The first falls you see are American Falls and Bridal Veil Falls on the United States side. I’m dumb: My first thought was these don’t look like the pictures I’ve seen of Niagara Falls. Because the larger, more iconic Horseshoe Falls are to the right about a quarter mile—I didn’t see them at first because there was so much else to look at, including crazy people doing the Niagara Falls Zipline.

Journey Behind the Falls

After walking along the Canadian side of the falls and taking probably a hundred photos and videos, I kept walking past Horseshoe Falls along the Niagara River about 10 minutes to the Niagara Parks Power Station. It costs money to enter and view the exhibits. Pass. Too much to see outside!

I made my way back to the falls and the Table Rock Centre, which contains a couple of large gift shops, a cafeteria, washrooms (bathrooms are washrooms in Canada), and the Journey Behind the Falls experience. There’s an outdoor patio literally 30 feet from the top of Horseshoe Falls. Why is it even there? With about two inches of water on the patio ground, the whole area at the top of the falls is like being in the middle of a monsoon, but on a perfectly sunny, 70-degree day.

I’m so glad I paid $24 CAD to access the tunnels behind the falls. After being given an iconic colorful yellow poncho, they took us 125 feet down an elevator to the 130-year-old tunnels through the bedrock of Horseshoe Falls. There were two places to look out behind the falls and two outdoor observation decks at the foot of the falls. It sounded like multiple subway trains arriving any moment, and I got more than a little bit wet!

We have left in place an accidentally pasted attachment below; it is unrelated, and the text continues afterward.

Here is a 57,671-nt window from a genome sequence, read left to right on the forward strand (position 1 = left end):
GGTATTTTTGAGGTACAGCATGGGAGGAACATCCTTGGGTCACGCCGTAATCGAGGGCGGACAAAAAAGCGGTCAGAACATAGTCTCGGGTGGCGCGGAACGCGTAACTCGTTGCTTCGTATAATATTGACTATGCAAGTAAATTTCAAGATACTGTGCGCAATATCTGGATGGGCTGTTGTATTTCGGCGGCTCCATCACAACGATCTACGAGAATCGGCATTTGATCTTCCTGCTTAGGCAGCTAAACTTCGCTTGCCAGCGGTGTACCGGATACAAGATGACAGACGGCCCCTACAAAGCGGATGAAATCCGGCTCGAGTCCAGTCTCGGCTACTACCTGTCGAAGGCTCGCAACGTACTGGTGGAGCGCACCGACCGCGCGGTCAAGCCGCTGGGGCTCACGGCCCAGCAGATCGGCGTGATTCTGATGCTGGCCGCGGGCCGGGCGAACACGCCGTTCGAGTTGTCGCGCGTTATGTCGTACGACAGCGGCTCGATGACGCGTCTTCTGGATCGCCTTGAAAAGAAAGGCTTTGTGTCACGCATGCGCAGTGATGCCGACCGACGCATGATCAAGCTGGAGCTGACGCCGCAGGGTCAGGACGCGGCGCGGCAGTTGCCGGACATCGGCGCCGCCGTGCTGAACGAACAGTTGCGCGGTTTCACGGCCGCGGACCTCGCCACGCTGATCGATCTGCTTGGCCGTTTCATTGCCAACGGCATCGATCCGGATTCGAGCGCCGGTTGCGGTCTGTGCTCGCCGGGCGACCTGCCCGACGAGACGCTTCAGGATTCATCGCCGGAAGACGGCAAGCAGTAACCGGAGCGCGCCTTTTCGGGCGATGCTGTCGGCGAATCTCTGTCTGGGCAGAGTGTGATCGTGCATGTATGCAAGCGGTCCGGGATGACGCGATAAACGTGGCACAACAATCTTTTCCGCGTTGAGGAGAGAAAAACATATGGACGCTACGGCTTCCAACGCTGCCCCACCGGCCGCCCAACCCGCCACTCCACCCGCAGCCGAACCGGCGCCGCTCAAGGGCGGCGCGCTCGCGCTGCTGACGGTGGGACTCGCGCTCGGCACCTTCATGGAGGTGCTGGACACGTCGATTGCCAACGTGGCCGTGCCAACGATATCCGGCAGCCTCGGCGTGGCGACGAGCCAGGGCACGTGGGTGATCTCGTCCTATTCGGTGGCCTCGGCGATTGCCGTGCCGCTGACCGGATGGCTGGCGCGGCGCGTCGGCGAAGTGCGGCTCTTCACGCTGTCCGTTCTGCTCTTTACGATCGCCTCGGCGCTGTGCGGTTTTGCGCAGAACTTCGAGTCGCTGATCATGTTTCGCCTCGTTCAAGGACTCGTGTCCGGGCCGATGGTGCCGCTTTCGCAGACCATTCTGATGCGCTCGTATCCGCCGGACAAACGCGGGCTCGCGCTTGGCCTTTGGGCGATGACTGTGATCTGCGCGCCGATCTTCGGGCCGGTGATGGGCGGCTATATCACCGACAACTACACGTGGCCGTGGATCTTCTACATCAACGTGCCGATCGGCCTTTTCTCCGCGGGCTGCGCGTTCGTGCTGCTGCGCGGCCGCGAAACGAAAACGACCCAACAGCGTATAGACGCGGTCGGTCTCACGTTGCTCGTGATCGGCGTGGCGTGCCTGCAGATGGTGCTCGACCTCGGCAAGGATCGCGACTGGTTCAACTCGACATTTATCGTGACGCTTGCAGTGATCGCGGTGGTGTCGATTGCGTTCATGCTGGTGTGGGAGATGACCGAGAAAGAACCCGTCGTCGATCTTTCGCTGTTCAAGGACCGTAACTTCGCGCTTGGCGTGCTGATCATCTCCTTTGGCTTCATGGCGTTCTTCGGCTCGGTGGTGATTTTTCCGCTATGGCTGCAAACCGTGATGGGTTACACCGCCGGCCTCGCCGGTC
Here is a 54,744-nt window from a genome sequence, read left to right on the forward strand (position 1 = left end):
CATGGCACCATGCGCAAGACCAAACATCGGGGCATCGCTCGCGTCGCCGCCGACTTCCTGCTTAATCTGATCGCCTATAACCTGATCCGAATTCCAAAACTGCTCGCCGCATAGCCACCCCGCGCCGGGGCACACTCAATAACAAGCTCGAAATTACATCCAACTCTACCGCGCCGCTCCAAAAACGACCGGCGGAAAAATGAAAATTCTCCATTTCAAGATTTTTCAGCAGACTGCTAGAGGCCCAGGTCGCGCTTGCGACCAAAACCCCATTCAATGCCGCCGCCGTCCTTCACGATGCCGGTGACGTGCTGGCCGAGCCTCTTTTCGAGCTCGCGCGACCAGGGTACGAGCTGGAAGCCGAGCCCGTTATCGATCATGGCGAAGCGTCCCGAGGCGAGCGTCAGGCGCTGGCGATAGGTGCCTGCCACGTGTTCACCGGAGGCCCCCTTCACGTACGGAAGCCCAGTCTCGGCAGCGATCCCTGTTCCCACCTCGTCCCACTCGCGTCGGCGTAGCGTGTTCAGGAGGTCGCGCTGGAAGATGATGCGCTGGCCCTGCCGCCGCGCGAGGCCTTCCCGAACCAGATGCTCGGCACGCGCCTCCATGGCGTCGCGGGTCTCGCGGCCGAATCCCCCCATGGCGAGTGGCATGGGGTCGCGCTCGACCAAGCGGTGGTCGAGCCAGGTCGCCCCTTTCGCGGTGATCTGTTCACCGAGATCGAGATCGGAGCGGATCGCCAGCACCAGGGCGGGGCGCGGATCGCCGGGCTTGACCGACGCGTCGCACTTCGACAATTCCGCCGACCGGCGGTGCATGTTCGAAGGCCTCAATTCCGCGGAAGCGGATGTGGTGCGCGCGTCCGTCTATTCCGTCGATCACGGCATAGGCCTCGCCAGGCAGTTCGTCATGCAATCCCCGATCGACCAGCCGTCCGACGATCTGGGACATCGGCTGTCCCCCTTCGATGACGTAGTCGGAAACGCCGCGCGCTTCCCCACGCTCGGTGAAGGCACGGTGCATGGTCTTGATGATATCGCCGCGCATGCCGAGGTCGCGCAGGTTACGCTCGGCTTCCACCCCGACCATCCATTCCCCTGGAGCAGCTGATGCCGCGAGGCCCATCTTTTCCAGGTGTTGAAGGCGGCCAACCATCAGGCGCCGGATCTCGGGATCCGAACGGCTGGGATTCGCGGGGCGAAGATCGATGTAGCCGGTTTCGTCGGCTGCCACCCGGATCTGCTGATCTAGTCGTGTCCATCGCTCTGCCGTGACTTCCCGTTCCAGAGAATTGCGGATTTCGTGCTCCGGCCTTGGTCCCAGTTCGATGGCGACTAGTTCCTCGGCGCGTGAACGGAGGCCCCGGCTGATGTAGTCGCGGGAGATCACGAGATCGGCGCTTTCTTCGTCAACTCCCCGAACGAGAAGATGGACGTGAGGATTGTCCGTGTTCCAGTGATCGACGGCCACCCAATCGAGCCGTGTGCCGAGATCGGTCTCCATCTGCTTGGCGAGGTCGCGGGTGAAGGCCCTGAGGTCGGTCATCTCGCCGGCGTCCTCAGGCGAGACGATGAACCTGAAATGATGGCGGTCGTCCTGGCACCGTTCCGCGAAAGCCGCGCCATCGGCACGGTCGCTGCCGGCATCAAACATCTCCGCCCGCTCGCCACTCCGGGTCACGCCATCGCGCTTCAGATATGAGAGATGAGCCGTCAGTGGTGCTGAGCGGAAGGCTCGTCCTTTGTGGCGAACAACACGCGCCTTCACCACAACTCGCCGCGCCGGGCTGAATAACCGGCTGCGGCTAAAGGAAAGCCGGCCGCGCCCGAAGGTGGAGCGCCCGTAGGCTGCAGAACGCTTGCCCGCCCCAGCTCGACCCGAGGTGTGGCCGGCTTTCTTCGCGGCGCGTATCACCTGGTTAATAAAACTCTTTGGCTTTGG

Rainbow Bridge to the USA

Rainbow Bridge

When I came back up from the tunnels, I was greeted by a massive rainbow. Throughout the rest of the afternoon rainbows were a common occurrence.

By now it was about 3:30 p.m. and after texting some photos to friends, one asked if I was staying through sunset because the falls are lit up. I hadn’t thought about that. I guess? Still four hours away. Might as well take the Rainbow Bridge to the United States side for a bit! When I got a passport five years ago for Europe, I paid a little extra to also get a passport card. I’m glad I did; it has been in my wallet all month “just in case.”

I found a “follow stairs to the U.S.A.” sign and made my way to the turnstiles which took me to the bridge. Pedestrians pay a $1 USD or CAD toll to cross the bridge. First time I’ve used cash all month!